Powers Irish Whiskey is one of the most beloved whiskeys in the world. It’s also one of the most popular Irish whiskeys consumed by actual Irish people in Ireland. But a good whiskey is par for the course. The Irish people have fought for a very long time to keep Ireland whole and take great pride in their heritage, culture and industry—especially in their whiskey.
When it comes to Powers, though, there are two distinct reasons why it’s so beloved and why it has, for decades, been considered the true whiskey of the country. As Irish Distillers Archivist Carol Quinn tells us on visit to the Emerald Isle, “Powers was the number one selling Irish whiskey in Ireland for a very long time. But even today, Powers is what you’ll see on the table at a funeral or a wedding.” Speaking with Quinn, we learn plenty about the history of the whiskey industry, and what those two aforementioned keys are to the Powers Whiskey brand.
The first reason is because they put a lot of love and effort into their products. Powers was the first Irish whiskey company to bottle their own booze on their own premises—as opposed to selling casks directly to bondsmen (retailers), who would bottle it and then sell to the public. Despite the astronomical costs of bottling at the time, the Powers family insisted on doing it on site so people knew they were drinking real Powers Irish Whiskey—not something that had been stepped on or watered down. (In the early days, bondsmen would notoriously cut bottles with water, cheaper grain alcohol, and coloring to get more product for less money.)
Powers would still sell casks to bondsmen, but only upon request, and only if the bondsmen agreed to use separate labels so people would be able to differentiate between the two.
Their famous gold label (which today is reproduced as easily as getting a proper ink cartridge) was first made by grinding down bronze and speckling it into the label paint. There was no other way to create the shimmering gold for which Powers became known, so they did it the hard—and very expensive—way. The Powers family saw very early on how important strong branding and marketing is and it paid dividends.
The second thing that solidified Powers as the Irishman’s whiskey is that, since the very beginning, they’ve always acted on the best interests of Ireland and its people.
In the late 1890s, 80-90% of Irish people lived off subsistence farming. In order to make sure these farmers were staying up to date with the latest and greatest goings-on in the agriculture world, John Power (who would later be awarded a baronet title in Ireland, and whose name still appears in the stained glass at St Catherine’s Church on Meath Street in Dublin) chartered an entire train of local farmers to the 1896 Agricultural Show at the show grounds of the Royal Dublin Society. The train stopped at three villages to pick up passengers, and each person was given a round trip ticket to Dublin, as well as tram fare to get across the city to the show-grounds, entrance to the show itself, breakfast and then a meal of meat and tea in the afternoon. All expenses paid, on Powers’ dime, just to keep Irish bellies full and faces smiling.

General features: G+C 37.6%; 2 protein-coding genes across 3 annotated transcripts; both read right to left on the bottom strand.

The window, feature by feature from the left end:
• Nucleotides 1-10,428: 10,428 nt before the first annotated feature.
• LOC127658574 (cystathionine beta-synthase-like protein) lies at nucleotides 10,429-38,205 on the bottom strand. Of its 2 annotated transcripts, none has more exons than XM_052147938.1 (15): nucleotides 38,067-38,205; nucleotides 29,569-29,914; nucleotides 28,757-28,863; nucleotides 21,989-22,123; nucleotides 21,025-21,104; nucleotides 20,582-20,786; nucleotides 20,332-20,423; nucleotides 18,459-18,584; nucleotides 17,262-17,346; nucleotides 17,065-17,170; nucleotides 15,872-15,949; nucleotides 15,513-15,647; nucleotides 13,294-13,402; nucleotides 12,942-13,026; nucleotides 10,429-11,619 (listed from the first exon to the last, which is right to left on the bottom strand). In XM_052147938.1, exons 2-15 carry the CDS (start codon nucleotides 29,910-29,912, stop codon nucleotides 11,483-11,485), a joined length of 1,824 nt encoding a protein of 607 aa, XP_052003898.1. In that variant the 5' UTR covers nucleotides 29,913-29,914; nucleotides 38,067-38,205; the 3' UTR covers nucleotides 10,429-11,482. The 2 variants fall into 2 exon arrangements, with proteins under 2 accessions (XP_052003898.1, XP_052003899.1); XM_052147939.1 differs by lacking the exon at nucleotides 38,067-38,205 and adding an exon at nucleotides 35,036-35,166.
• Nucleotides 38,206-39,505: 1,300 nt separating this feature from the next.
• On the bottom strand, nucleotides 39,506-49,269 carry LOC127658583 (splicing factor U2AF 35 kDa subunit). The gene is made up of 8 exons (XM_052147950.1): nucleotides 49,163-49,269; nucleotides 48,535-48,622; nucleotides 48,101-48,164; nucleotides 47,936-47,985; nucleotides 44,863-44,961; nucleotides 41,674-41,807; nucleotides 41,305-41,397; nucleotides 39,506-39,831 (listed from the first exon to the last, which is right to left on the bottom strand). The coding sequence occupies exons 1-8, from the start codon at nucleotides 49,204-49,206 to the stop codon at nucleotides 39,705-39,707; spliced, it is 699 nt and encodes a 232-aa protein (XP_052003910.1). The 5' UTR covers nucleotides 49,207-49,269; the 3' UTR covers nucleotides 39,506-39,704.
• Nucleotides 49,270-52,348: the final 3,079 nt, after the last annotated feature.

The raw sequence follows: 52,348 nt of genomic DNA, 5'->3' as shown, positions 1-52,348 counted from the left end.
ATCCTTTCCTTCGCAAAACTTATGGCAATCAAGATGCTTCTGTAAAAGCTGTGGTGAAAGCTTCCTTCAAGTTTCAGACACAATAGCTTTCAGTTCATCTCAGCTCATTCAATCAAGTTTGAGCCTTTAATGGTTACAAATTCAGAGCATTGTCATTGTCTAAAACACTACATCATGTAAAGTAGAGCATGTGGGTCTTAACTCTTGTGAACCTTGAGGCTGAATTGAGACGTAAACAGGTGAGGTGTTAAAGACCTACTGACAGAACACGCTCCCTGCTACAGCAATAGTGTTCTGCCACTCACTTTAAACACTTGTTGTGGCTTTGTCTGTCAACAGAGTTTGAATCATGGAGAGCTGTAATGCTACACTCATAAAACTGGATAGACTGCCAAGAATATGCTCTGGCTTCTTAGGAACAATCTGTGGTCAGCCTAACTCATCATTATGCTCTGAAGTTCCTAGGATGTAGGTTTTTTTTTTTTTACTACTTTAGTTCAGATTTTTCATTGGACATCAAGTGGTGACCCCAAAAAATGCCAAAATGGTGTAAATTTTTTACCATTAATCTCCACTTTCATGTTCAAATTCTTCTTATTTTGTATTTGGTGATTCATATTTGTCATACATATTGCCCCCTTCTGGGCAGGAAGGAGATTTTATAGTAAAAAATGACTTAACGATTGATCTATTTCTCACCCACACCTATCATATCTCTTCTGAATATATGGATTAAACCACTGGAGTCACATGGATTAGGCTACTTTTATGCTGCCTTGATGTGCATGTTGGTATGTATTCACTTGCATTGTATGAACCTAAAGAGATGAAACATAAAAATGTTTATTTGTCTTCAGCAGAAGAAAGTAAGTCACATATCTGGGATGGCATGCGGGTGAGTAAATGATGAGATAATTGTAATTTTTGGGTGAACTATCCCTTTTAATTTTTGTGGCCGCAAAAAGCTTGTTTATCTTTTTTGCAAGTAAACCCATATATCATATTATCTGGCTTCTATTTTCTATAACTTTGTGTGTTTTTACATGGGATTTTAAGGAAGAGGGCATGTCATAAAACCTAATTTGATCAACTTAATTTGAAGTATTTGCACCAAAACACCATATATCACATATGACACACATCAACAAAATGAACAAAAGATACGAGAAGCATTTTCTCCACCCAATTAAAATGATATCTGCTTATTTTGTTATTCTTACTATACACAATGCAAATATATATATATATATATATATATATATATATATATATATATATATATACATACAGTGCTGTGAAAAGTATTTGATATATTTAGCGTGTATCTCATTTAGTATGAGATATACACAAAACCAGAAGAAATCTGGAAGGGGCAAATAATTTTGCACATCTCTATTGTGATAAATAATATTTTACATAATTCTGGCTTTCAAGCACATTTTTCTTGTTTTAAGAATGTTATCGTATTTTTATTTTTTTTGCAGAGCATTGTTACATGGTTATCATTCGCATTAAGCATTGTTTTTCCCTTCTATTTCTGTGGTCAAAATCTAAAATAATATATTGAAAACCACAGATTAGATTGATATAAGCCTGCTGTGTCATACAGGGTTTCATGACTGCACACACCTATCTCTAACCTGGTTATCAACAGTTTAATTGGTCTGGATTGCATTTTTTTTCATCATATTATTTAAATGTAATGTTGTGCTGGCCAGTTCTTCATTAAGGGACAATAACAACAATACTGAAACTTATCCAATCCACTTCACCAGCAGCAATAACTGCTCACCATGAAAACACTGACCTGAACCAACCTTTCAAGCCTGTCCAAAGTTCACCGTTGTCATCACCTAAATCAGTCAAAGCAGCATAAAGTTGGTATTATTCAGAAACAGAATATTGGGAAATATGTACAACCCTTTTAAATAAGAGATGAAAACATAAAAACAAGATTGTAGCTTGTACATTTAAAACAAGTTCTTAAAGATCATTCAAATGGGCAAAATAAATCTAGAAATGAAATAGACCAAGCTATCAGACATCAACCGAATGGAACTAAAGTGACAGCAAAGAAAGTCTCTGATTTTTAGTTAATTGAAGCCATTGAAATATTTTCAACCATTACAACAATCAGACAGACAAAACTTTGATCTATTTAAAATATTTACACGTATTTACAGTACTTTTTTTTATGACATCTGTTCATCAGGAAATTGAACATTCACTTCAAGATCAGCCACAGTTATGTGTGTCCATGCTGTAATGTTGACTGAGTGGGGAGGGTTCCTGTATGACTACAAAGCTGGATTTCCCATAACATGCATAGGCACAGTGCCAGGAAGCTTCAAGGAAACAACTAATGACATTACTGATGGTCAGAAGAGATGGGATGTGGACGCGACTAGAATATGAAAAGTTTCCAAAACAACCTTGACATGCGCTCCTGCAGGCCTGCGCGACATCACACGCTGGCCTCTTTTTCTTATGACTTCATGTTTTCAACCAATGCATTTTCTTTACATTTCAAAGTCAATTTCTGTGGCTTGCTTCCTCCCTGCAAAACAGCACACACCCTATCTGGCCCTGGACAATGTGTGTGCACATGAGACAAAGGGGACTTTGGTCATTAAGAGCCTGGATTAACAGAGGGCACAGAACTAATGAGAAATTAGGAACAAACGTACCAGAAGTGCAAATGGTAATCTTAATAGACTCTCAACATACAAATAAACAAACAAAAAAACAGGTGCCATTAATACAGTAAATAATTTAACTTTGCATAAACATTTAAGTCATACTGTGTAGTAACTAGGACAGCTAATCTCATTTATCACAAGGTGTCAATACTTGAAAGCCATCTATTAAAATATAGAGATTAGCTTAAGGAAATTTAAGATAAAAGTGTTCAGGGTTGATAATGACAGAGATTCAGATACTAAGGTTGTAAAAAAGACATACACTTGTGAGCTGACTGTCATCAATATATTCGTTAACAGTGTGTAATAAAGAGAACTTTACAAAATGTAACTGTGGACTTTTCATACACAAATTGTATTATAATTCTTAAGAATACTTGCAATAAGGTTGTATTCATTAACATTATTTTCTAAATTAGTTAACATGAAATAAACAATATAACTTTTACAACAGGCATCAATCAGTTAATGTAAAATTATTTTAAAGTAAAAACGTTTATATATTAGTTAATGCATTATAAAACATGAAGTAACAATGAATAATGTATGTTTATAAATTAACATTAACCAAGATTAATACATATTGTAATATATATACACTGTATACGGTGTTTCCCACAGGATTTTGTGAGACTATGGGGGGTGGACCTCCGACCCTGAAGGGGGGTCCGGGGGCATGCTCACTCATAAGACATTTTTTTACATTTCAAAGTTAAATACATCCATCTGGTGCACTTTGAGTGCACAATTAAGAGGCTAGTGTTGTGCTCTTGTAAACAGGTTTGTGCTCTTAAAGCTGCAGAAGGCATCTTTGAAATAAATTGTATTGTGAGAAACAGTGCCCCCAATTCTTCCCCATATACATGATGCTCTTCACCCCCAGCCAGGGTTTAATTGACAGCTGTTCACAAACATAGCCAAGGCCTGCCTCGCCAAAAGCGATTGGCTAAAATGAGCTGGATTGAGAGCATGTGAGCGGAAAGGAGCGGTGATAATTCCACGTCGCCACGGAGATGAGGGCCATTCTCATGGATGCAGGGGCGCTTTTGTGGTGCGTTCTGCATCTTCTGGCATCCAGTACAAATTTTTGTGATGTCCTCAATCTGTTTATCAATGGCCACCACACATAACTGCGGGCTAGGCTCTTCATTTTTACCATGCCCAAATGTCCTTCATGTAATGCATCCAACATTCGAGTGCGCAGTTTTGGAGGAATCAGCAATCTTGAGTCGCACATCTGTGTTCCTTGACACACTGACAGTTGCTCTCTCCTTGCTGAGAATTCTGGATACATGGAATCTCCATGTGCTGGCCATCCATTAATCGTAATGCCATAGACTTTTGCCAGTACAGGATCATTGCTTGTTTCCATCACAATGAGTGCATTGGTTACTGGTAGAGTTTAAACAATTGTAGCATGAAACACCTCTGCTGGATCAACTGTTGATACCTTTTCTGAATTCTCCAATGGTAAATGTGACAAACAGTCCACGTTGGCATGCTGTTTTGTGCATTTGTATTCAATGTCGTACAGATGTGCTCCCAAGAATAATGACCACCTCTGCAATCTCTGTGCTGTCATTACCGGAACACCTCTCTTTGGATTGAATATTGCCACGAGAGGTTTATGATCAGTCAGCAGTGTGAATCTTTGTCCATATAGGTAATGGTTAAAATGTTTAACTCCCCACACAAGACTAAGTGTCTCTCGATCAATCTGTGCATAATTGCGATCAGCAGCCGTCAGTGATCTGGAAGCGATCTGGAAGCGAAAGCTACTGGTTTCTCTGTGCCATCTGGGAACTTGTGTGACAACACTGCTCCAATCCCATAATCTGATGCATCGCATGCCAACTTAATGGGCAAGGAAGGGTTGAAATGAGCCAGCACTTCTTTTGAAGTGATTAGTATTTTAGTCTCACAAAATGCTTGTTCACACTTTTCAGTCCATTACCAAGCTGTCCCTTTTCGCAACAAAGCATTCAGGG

And when the season slowed down and those people couldn’t farm or fish Powers employed them—going so far as to build lodging nearby so the men who had to leave their families to work in the distillery would have a safe, warm place to stay (complete with twice-weekly laundry service).
Unfortunately, the Irish whiskey business suffered steady blows in the early to mid 20th Century and it essentially crippled what was once a thriving industry. The world was thrown into World War I in 1916, and the Irish government tried to turn every major distillery on the island into munitions factories.
In 1919, Prohibition hit America. While this didn’t put a terrible dent in the actual revenue Powers was bringing in (thanks largely to their fruitful trade deals with other countries) it did mean that, for many Americans, their first taste of “Irish whiskey” came from watered-down caramelized bottles filled with cheap grain alcohol, gasoline or even formaldehyde. It took decades for the American market to turn back on to Irish whiskey.
While embroiled in a bitter trade war with England (from 1932 to 1938), Ireland lost everything in the British Empire that, at its height, included nearly a quarter of the world’s population. The result was also devastating to both the economy and whiskey industry.
Things started turning around for an otherwise stagnant Irish whiskey industry in 1966 when, in a last effort to preserve their way of life, three of the largest and only whiskey distillers left on the island banded together to create IDL. Those firms were John Jameson & Son, Cork Distilleries Company and John Power & Son. They all agreed to close all their existing distilleries and meet under one roof, at the New Midleton Distillery, which in 1975 opened its doors for the first time.
The Irish whiskey market slowly started its rebound, but Powers and its new-found sister brands had a hard time finding international spotlight. In 1988, that changed when Powers (again willing to put the survival of Irish whiskey before their brand, and at the behest of the marketing and PR firms they hired) agreed to push one Irish whiskey brand out into the world: Jameson Irish Whiskey. This kind of pride and dedication is at the core of the brand, and why people of Ireland have always held Powers in such high regard.
Images by Maxwell Barna